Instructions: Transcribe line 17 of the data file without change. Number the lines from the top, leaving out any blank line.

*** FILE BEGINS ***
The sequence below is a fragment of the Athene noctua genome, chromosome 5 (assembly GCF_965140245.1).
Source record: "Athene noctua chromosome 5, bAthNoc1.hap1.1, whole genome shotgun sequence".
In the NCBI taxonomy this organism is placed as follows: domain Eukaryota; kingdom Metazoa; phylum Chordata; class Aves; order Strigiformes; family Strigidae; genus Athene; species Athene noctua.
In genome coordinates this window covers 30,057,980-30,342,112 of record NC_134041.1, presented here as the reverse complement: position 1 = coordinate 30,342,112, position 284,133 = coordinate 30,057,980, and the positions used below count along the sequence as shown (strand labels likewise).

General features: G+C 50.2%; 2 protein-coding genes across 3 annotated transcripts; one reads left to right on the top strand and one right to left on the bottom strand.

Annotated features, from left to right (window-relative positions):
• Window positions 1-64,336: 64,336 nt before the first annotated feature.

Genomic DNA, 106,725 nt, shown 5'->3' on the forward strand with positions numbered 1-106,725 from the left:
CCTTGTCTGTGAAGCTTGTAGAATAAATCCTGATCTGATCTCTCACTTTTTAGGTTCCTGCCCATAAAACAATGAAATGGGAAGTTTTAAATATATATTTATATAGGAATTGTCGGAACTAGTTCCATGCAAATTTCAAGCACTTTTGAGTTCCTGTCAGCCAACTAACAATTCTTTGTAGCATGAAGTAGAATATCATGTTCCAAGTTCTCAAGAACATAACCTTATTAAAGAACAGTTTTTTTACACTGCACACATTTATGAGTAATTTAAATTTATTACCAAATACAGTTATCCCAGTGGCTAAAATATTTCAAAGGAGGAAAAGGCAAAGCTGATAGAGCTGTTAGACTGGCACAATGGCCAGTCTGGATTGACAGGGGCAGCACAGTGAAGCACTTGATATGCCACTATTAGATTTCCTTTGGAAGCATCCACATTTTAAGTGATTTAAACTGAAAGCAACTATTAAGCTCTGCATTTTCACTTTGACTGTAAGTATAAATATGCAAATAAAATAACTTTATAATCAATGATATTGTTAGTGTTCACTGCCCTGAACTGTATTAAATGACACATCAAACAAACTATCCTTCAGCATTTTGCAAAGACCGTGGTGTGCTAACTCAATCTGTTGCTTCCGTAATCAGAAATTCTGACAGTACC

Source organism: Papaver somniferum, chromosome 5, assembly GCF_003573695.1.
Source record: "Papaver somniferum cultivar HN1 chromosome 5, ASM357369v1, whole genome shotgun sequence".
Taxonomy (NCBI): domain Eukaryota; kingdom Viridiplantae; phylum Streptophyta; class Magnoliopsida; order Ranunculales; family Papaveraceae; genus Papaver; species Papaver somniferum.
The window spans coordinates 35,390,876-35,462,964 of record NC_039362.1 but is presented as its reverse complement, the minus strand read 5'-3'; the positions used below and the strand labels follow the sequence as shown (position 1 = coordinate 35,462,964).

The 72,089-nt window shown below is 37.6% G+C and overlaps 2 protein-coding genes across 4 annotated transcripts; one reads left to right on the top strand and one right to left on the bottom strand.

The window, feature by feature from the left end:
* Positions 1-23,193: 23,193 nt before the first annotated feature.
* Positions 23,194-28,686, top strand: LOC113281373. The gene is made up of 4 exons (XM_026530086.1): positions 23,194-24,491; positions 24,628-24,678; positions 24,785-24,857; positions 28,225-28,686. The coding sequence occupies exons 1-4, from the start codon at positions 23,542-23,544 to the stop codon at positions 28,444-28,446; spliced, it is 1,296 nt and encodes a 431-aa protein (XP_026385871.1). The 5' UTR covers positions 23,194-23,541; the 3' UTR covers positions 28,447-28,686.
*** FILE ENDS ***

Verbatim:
* Positions 23,194-28,686, top strand: LOC113281373. The gene is made up of 4 exons (XM_026530086.1): positions 23,194-24,491; positions 24,628-24,678; positions 24,785-24,857; positions 28,225-28,686. The coding sequence occupies exons 1-4, from the start codon at positions 23,542-23,544 to the stop codon at positions 28,444-28,446; spliced, it is 1,296 nt and encodes a 431-aa protein (XP_026385871.1). The 5' UTR covers positions 23,194-23,541; the 3' UTR covers positions 28,447-28,686.